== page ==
By Tim Hayes

Paul McCartney woke up one morning and had the melody to “Yesterday” – a number one song for the Beatles, and the song that’s been covered by more artists than any other in history – fully formed in his head.

Keith Richards of the Rolling Stones opened his eyes in the middle of the night while in a motel room in Clearwater, Florida in 1965, picked up his guitar, turned on a tape recorder, played a riff that had jumped into his head, and went back to sleep.  When he listened to the tape the next morning (with a few seconds of his groggy guitar playing, followed by 45 minutes of snoring) he and Mick Jagger then wrote “(I Can’t Get No) Satisfaction,” named the number two rock-and-roll song of all time by Rolling Stone magazine. (Interestingly, the number one song was “Like a Rolling Stone” by Bob Dylan).

As their very first musical collaboration continued its tryout run on its way to New York in 1943, Richard Rogers and Oscar Hammerstein knew they needed a spark, a rouser, to kickstart the story.  According to Broadway lore, they stayed up all night and in a 30-minute eruption of inspired artistry emerged with what not only became an American classic, but the new title of the play, and even an official state song – of course, “Oklahoma!” 

[By the way, let’s pray that the positive message of that song, connecting people to each other and the land, serves as a source of courage, hope, and healing in that tornado-ravaged state today.]

But why reference these three instances of nocturnal musical bursts of inspiration?  These random acts of genius?  Simple.  To explain that some things just can’t be explained.  So it’s smart to be open to sudden tidal waves of ideas and mental breakthroughs.

The nature of genius lies so far out, away and apart from our day-to-day level of thought, that it can be easy to assume that it never touches us.  But goodness knows, the potential sure exists for greater brain output.  

There’s the urban legend that humans only use 10 percent of their brains, but any credible scientific resource would refute that notion.  We actually use all parts of our brains all the time, just to function, to stay upright, to make and pour and drink the coffee, not to mention figure out solutions to problems and to recall Grandma’s home-baked bread from 40 years ago just from a familiar smell.  The real variable comes in considering whether we use our brains to their full potential.  And that’s where the shortfalls can become clear and believable.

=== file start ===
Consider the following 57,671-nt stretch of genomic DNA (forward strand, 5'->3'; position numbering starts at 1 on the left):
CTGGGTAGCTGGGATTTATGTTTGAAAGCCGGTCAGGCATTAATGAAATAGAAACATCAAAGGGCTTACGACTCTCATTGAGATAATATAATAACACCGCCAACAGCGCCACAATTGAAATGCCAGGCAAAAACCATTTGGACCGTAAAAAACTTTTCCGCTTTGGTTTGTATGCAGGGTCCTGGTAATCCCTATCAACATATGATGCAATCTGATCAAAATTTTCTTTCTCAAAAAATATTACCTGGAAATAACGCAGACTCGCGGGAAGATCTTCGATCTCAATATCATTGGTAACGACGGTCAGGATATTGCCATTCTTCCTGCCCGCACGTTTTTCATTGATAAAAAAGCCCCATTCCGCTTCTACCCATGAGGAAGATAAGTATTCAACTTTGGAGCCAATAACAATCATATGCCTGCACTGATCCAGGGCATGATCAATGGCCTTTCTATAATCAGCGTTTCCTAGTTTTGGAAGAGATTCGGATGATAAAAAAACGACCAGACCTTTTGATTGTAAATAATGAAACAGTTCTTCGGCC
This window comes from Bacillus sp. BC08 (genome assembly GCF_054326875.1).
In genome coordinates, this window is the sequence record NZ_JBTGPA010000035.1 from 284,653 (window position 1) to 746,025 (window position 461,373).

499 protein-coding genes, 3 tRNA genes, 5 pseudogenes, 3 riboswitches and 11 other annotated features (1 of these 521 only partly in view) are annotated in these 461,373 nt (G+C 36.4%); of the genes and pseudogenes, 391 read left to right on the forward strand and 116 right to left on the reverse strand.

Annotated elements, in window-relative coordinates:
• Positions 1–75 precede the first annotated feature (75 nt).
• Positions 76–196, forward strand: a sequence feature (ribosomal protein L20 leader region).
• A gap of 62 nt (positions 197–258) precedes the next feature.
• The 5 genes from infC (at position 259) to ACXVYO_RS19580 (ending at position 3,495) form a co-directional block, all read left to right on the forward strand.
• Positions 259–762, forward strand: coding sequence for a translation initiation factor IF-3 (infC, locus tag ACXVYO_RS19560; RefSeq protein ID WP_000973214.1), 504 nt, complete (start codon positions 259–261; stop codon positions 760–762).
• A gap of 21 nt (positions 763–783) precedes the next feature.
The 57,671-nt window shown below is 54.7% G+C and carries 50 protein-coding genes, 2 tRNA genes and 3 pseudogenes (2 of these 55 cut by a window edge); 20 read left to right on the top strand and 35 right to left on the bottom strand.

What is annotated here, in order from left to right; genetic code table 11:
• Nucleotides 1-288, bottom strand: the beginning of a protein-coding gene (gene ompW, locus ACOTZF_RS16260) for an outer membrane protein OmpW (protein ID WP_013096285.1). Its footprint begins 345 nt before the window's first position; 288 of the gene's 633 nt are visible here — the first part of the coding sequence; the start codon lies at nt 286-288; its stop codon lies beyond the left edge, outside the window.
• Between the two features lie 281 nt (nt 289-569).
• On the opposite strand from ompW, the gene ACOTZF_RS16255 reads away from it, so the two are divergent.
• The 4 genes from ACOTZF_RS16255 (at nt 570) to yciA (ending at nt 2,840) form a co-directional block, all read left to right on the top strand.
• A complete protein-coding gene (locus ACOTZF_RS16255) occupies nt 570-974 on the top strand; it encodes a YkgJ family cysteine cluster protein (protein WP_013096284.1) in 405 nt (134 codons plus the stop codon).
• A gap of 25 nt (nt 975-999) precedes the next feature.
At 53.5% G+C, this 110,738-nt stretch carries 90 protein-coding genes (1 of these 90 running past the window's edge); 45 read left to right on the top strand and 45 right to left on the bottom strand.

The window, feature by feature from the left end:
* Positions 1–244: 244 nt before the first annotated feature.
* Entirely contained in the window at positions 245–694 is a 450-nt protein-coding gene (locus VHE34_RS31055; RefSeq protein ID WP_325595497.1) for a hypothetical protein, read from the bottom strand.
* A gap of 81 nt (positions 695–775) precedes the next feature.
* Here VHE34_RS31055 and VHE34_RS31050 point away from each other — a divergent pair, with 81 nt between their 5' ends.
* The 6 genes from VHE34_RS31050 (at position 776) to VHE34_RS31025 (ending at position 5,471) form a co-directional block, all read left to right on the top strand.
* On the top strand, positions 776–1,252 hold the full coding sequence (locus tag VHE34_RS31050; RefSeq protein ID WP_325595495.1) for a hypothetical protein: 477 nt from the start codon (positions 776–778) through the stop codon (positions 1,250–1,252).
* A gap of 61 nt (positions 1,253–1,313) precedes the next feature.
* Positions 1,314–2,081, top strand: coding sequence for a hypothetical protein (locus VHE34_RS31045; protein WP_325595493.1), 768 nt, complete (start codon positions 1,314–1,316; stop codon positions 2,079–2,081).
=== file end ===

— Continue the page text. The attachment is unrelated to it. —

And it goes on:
The 19th Century philosopher Arthur Schopenhauer famously said, “Talent hits a target that no one else can hit.  Genius hits a target that no one else can see.”  In the world of commerce, moments of genius happen when someone figures out a fresh way to advance a business, or identifies the one element of a plan that’s been holding back progress on a larger scale, or points to a new goal that’s easier to achieve and brings higher value to all parties involved.  It happens every day.

I’m not ready to say that every person working at the “Genius Bar” in the Apple Store indeed deserves that designation.  But I will say that, as a company, Apple has shown how genius works.  The late Steve Jobs once noted, “You can’t just ask customers what they want and then try to give that to them. By the time you get it built, they’ll want something new.”  He defined Apple’s purpose as “filling a gap customers didn’t know they had.”

That’s living up to Schopenhauer’s notion of hitting a target that no one else can see.  Jobs had that skill in spades.  It remains to be seen whether his successors have been cut from the same cloth.

Anybody who’s spent more than five minutes with me knows it may be a long shot in my case, but I believe genius is attainable.  It’s there, lurking perhaps, but it’s available to everyone.  The brain’s a muscle too, so it needs to be stretched and exercised on a regular basis.  A toned mind could be the source of the next burst of genius.  From you.  Remain open to the possibility.

Copyright 2013 Tim Hayes Consulting